There had been record snowfalls in Juneau over the winter, and spring had come late to Southeast Alaska. Even so, the first five days of the trip were sunny and warm – quite unusual for this region. As Keegan and his team had feared, many of the bears were still in their dens, and no hunting opportunities arose. On Day 6, John (the hunter from Colorado) spotted a big bear, but his shot was unfortunately misplaced.
On Day 7, Eric spotted a 7-foot bear walking toward him on the beach, and though his permit allowed him to shoot from the skiff, the swells were so big that even with two people holding onto it, the boat was not stable enough to shoot from. As a seasoned hunter with impeccable ethics, Eric elected to pass on the 25-yard shot, hoping he would get another chance.
Much to everyone’s disappointment, a major storm hit on Day 8, forcing the hunters to spend the time relaxing on the 100-foot yacht, as the harsh weather precluded leaving the safety of the large boat on the 18-foot skiffs.
Day 9 ended on a successful note, as Dr. Warnock took his bear just as the sun went down. It was a beauty, and the most lushly furred bear he had ever taken. As happy as he was, it was not the reason he had come on this particular hunt, making the moment bittersweet.
The final day of the hunt loomed large. The skiffs had averaged nearly 300 miles each over the course of ten days. Time was quickly running out, and Eric still had not taken a shot at a bear. Even though the trip would be remembered as a once-in-a-lifetime experience either way, no hunter wants to leave without filling his tag.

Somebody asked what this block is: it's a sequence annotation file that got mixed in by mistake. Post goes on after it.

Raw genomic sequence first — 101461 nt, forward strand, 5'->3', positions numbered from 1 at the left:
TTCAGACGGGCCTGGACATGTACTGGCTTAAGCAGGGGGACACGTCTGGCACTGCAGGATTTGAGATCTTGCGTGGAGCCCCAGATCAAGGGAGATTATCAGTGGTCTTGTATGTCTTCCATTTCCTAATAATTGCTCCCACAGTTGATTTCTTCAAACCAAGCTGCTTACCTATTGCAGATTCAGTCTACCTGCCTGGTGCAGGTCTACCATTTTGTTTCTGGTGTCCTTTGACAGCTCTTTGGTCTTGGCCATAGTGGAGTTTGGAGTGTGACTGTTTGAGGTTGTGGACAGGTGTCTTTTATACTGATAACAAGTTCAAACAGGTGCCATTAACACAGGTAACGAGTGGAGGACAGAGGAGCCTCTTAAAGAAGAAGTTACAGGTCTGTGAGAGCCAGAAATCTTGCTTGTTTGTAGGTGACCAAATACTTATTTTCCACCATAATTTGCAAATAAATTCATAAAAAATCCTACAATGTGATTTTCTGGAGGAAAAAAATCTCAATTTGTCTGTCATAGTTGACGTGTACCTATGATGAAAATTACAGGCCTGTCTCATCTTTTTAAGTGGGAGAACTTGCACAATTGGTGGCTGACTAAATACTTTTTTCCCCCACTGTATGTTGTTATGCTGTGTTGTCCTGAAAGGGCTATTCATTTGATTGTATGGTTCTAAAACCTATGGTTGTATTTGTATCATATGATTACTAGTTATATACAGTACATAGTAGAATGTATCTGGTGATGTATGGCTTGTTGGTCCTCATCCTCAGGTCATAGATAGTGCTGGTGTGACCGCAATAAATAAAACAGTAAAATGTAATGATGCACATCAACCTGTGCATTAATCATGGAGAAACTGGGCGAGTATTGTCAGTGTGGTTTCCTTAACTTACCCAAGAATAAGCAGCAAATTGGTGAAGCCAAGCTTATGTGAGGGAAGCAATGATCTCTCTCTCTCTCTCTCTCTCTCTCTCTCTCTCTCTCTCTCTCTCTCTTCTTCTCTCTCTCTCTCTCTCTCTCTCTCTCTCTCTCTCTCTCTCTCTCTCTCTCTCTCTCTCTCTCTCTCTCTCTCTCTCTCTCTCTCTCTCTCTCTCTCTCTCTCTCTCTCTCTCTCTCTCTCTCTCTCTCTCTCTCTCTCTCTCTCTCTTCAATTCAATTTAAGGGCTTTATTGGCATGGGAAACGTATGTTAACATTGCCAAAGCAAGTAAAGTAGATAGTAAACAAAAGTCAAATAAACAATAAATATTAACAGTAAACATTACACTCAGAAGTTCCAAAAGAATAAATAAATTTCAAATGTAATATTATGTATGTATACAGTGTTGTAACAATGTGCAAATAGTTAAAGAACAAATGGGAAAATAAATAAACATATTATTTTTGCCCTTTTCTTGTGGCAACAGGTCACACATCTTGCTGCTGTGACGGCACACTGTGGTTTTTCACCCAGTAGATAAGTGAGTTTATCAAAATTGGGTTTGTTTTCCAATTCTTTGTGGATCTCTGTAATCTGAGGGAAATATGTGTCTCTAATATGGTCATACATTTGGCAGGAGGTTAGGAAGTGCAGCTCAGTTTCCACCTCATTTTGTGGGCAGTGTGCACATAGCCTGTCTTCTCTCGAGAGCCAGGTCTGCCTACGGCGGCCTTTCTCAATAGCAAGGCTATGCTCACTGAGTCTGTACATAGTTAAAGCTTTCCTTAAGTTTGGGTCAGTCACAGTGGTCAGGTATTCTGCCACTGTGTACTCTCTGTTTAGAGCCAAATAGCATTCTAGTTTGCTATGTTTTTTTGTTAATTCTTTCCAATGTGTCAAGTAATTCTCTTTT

As the morning turned into afternoon, a large bear was finally spotted. The plan was to assist Eric, a 200-pound man, from the boat through the water to a spot on the beach from which he could take a steady shot. The beach was very unfriendly, with barnacles, mussels and slippery seaweed – difficult terrain for any hunter to traverse, even with the aid of a walking stick. Still, two of the men helping with the hunt, Cayenne and Jesse, helped Eric 100 yards inland and carefully set him up where he could get a shot as the bear approached.
With daylight running out on this last hunting day, Eric made an excellent shot, taking the bear cleanly at nearly 200 yards. He was helped to his quarry for some quick photos, then carefully back over the treacherous beach, and finally back to the boat. Eric’s bear turned out to measure a whopping 9 feet – a huge bear by any standard!
The next morning, the anchor was pulled at 4 a.m., and the long cruise back to Juneau began. That evening, the hunters flew home. All in all, it was a perfect trip…and at the conclusion of it all, everyone agreed that Eric was “one tough son of a bitch and a great shot.”
SCI Foundation Pathfinders are people faced with challenges that require finding new ways to live and be engaged in outdoor activities. These inspiring and determined individuals also donate time to help their communities and promote hunting for other disabled hunters. To learn more about this and other SCI Foundation programs, please visit SafariClubFoundation.org.